WILMINGTON — New Hanover County Sheriff’s Office said it is eyeing two people in an unusual larceny case involving ammunition, shipping containers in three North Carolina cities, and an SUV-sized hole in a fence.
On Sept. 6 around 3 a.m., thieves cut through a wire barrier at Old Dominion Freight Line’s 3327 Fredrickson Rd. location in Wilmington. Two suspects broke into several shipping containers, but a spokesperson from the sheriff’s office said they only stole seven cases of 9mm Winchester ammunition, totaling 4,000 rounds, off a full shipping pallet.
“I suspect there are at least 50 on a pallet,” NHCSO Public Information Officer Jerry Brewer estimated.
Yet, the remainder was left in the freight yard along with the contents of all the other containers.
“I think they’re thieves,” Brewer said. “I just don’t think they’re good ones.”
The Wilmington break-in has been connected to two similar incidents that happened in Morrisville and Kernersville between Sept. 5 and 6. A report from Morrisville Police Department indicates a heist took place also at an Old Dominion yard. The national truck shipping company is listed on NASDAQ 100 and S&P 500, and is headquartered in Thomasville with freight locations across the state.
Brewer said the suspects didn’t make it past the electric fence in the Kernersville freight yard.
Corey Ray, a spokesperson for the U.S. Bureau of Alcohol, Tobacco, Firearms and Explosives, told PCD the breaking-and-enterings were “very likely” carried out by the same people. Ray said no ammunition was stolen in either of the other incidents.
In Morrisville the thieves took audio equipment, according to Brewer.
When he first heard about the incident, the New Hanover County lieutenant said he suspected it to be an “inside job, all day, twice on Sunday.” As details in the cases became available, Brewer said the long-distance crimes sounded “amateurish.”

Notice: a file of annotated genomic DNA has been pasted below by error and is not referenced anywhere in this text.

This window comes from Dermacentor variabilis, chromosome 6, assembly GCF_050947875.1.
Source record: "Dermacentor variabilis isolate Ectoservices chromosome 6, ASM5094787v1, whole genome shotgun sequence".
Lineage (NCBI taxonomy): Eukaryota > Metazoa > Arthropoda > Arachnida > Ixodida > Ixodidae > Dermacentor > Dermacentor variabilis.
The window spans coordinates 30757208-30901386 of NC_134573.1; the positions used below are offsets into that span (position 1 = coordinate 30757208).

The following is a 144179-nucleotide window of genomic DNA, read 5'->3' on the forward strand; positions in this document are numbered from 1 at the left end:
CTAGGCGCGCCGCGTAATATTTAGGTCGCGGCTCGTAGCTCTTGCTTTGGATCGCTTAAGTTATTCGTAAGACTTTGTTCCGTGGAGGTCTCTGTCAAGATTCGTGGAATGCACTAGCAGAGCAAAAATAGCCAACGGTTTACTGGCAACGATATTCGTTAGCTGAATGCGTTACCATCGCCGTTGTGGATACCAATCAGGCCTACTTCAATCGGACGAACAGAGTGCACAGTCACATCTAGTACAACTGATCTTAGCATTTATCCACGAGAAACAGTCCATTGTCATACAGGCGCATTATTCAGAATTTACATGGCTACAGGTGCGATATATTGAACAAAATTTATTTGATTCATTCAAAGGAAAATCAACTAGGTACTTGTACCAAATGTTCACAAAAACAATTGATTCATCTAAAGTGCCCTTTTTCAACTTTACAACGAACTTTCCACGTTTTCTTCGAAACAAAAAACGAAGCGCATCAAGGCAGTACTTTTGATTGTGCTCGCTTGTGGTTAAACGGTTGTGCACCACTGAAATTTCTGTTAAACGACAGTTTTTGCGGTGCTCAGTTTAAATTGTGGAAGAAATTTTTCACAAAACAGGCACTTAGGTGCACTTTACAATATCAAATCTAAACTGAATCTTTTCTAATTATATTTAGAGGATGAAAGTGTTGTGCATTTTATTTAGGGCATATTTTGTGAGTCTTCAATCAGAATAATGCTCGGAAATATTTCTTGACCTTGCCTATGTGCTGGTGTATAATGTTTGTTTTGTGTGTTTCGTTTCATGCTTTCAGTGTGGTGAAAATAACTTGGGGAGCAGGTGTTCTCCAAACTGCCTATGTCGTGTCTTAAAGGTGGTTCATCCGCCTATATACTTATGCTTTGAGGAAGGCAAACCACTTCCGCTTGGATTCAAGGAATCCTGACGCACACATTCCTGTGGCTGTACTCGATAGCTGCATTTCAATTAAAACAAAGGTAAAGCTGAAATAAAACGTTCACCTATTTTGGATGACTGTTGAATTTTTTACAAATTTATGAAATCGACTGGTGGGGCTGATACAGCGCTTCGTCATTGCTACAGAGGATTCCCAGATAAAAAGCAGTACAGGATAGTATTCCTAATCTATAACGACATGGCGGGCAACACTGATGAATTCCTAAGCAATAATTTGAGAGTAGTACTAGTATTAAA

The thieves were driving a Honda CR-V, a compact SUV not capable of carrying much from a shipping container.
“They actually cut the fence and fit the whole CR-V in there,” Brewer said in reference to the Morrisville crime.
The suspects also cut a less sizable whole in the fence in New Hanover County.
In essence, with a better plan, the burglars could have made off with much more, Brewer said.
The feds confirmed a pair of vehicles — the silver SUV and a gray four-door sedan — deemed suspicious was caught on a surveillance camera at the Kernersville site.
Brewer said this kind of break-in is unusual and the first of its kind, at least to his knowledge, in the greater Wilmington area. He also is confident that the sheriff’s office “has a pretty good chance” of tracking down the subjects identified in the case.
Ray said the ATF typically does not get involved in theft cases unless a firearm is involved, but it takes public safety into account. The bureau sent out an alert for firearms dealers to be aware that the stolen ammo could show up in their stores; many licensed dealers are pawn shops that buy and sell.
“We wanted to be proactive and make sure they were aware of anything suspicious and possibly related to the thefts,” Ray wrote in an email to PCD.
Last week, news outlets first reported “large quantities” of stolen ammo from Wilmington, Raleigh and Durham, citing the initial notice from the ATF.
Ray wrote to PCD the ATF later revised the notice when it learned the containers were located in different cities. Kernersville is in the Triad area and Morrisville is outside of Raleigh.
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